Bowl barrow on Whitcombe Hill, 600m west of Stafford Farm


Heritage Category: Scheduled Monument

List Entry Number: 1017281

Date first listed: 09-Jun-2000


Ordnance survey map of Bowl barrow on Whitcombe Hill, 600m west of Stafford Farm
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This copy shows the entry on 16-Feb-2019 at 09:02:28.


The building or site itself may lie within the boundary of more than one authority.

County: Dorset

District: West Dorset (District Authority)

Parish: West Stafford

National Grid Reference: SY 71932 88781

Reasons for Designation

Bowl barrows, the most numerous form of round barrow, are funerary monuments dating from the Late Neolithic period to the Late Bronze Age, with most examples belonging to the period 2400-1500 BC. They were constructed as earthen or rubble mounds, sometimes ditched, which covered single or multiple burials. They occur either in isolation or grouped as cemeteries and often acted as a focus for burials in later periods. Often superficially similar, although differing widely in size, they exhibit regional variations in form and a diversity of burial practices. There are over 10,000 surviving bowl barrows recorded nationally (many more have already been destroyed), occurring across most of lowland Britain. Often occupying prominent locations, they are a major historic element in the modern landscape and their considerable variation of form and longevity as a monument type provide important information on the diversity of beliefs and social organisations amongst early prehistoric communities. They are particularly representative of their period and a substantial proportion of surviving examples are considered worthy of protection.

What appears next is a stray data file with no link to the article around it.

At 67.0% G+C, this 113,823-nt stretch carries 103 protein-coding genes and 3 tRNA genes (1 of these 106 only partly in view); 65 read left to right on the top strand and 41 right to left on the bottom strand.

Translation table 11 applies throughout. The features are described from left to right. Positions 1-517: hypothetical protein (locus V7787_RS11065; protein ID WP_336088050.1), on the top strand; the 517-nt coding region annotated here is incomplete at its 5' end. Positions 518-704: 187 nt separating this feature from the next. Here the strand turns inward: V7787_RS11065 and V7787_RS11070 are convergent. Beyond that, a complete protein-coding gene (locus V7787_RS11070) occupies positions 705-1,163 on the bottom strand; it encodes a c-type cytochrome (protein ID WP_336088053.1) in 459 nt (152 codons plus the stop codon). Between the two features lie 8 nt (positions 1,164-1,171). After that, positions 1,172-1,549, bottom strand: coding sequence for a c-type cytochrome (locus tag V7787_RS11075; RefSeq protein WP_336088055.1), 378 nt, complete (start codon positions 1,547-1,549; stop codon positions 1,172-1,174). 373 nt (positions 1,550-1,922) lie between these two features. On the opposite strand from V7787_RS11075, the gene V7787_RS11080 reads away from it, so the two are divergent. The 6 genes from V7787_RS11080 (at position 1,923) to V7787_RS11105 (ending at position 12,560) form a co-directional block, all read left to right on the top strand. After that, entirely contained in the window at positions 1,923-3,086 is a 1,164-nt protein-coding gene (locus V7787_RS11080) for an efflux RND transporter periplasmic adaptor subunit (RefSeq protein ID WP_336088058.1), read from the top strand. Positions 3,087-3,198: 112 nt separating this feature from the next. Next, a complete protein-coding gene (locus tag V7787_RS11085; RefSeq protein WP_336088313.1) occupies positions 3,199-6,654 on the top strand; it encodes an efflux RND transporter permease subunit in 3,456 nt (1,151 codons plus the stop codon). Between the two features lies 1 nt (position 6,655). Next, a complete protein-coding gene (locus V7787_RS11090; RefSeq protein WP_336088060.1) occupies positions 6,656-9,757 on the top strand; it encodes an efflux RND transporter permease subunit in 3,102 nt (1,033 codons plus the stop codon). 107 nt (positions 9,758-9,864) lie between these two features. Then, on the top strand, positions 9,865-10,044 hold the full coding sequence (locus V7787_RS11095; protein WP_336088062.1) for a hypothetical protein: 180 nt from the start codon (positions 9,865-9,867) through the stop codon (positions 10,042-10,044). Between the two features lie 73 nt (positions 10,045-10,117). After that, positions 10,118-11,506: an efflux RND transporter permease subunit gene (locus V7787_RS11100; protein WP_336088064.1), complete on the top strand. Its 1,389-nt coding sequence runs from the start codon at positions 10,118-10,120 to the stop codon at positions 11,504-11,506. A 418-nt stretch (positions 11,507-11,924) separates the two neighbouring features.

The bowl barrow 600m west of Stafford Farm, one of two on Whitcombe Hill, is a comparatively well preserved example of its class and will include archaeological deposits containing information about Bronze Age burial practices, society and the contemporary environment.


The monument includes a bowl barrow, one of a pair situated on Whitcombe Hill. The barrow has a mound 29m in diameter and up to 1m high. Surrounding the mound is a quarry ditch from which material was derived for its construction. This has largely silted up over the years, although traces are visible to the south east of the mound. Elsewhere, the ditch will survive as a buried feature about 3m in diameter.

MAP EXTRACT The site of the monument is shown on the attached map extract. It includes a 2 metre boundary around the archaeological features, considered to be essential for the monument's support and preservation.


The contents of this record have been generated from a legacy data system.

Legacy System number: 33538

Legacy System: RSM

End of official listing